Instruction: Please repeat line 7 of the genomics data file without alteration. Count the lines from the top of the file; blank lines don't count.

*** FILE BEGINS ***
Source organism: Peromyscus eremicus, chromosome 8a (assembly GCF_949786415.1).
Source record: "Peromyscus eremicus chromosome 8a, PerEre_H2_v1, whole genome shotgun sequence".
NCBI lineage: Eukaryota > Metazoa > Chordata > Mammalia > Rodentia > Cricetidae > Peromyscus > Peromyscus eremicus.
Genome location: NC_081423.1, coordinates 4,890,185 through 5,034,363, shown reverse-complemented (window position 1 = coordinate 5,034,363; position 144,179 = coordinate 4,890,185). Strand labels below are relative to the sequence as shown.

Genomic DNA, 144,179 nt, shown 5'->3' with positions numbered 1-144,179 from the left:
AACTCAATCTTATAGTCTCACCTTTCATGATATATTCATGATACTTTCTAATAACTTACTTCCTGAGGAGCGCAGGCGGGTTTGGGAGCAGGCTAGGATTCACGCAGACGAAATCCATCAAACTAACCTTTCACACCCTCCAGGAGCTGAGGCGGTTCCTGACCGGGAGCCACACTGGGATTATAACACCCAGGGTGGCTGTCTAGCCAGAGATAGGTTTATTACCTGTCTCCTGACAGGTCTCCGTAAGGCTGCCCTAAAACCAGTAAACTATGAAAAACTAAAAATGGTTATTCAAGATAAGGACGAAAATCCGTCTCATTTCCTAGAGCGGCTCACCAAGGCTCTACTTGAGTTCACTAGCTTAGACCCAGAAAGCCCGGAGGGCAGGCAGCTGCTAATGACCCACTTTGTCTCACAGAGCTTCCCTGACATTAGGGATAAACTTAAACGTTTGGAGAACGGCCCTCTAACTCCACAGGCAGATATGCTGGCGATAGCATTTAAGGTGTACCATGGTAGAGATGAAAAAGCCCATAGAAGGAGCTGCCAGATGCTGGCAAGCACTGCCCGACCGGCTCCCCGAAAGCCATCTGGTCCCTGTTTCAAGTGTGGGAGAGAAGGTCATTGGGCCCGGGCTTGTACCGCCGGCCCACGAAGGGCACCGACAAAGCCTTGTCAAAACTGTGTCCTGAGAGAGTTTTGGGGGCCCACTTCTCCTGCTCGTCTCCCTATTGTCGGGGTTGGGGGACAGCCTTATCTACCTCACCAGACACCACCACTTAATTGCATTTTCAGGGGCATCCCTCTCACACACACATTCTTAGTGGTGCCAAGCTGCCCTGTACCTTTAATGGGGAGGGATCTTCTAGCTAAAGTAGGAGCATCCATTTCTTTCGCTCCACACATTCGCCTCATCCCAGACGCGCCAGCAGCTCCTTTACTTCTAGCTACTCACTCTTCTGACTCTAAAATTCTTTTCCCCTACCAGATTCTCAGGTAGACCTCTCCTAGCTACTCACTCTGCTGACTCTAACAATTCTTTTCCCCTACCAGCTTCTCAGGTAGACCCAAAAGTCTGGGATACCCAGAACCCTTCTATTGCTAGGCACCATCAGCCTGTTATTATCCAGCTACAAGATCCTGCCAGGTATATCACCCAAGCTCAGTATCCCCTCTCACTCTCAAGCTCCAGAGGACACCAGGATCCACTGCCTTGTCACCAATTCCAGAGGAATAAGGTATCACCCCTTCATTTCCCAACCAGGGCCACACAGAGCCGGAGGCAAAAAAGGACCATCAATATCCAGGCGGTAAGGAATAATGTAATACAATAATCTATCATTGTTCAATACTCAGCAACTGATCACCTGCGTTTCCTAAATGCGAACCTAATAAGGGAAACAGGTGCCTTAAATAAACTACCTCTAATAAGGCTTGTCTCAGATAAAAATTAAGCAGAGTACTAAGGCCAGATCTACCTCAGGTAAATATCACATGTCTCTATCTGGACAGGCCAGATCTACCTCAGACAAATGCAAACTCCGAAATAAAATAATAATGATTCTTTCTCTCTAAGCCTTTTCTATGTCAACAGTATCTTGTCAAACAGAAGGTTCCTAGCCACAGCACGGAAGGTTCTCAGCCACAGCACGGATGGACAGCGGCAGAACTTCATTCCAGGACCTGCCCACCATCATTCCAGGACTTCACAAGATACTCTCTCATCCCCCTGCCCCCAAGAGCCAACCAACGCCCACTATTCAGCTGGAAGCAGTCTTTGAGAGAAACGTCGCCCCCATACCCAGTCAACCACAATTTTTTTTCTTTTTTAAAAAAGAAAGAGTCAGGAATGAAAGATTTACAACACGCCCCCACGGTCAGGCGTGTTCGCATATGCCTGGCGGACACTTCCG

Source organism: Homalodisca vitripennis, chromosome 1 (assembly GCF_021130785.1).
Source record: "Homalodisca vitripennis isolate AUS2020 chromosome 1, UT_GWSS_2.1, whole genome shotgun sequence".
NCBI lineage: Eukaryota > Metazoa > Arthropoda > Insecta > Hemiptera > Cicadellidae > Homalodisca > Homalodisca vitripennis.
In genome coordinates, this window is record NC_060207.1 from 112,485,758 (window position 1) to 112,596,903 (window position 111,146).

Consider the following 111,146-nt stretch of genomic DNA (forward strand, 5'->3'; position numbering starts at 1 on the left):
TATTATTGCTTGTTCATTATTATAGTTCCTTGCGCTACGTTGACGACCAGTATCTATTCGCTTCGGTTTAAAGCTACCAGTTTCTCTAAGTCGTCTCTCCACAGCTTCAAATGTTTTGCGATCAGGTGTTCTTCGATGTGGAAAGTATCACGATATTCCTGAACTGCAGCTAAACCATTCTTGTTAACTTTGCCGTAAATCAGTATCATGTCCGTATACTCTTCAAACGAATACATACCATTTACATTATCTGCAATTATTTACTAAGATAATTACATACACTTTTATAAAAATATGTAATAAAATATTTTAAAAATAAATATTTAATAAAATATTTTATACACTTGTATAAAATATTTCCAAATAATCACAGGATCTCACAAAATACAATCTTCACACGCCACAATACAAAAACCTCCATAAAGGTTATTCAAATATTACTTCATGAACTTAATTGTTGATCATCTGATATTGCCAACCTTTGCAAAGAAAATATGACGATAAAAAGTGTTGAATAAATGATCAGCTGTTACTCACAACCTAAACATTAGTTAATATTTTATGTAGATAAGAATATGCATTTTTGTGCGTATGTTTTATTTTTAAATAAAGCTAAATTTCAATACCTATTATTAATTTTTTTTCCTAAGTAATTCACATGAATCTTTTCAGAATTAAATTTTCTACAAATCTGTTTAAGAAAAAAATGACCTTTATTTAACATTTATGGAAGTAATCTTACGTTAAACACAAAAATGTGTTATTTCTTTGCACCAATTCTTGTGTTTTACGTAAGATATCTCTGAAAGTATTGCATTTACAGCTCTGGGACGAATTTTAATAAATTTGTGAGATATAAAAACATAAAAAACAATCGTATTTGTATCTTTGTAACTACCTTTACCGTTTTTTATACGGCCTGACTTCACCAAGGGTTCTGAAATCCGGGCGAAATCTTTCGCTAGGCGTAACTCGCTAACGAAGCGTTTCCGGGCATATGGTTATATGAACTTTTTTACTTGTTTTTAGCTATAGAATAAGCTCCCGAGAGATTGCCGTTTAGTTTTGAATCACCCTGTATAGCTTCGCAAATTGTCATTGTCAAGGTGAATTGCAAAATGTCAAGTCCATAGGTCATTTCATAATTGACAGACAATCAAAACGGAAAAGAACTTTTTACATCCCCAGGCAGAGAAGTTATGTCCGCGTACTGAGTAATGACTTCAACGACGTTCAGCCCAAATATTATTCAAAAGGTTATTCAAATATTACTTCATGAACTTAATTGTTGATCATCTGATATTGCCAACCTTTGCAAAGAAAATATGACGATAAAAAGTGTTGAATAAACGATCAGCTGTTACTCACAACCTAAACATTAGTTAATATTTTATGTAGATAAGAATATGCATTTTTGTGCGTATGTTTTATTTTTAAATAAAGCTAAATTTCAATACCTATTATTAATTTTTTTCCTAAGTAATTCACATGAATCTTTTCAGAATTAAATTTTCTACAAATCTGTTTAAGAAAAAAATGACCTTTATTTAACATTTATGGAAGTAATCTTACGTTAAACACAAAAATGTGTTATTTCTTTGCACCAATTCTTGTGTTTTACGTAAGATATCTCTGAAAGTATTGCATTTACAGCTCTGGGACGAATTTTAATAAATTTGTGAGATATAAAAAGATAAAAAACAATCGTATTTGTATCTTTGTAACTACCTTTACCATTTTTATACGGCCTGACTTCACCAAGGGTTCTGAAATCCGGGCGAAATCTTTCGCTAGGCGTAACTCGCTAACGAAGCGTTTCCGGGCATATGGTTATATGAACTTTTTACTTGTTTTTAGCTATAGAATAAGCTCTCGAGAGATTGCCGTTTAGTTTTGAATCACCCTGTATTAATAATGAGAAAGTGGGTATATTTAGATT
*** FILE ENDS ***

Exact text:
Source organism: Homalodisca vitripennis, chromosome 1 (assembly GCF_021130785.1).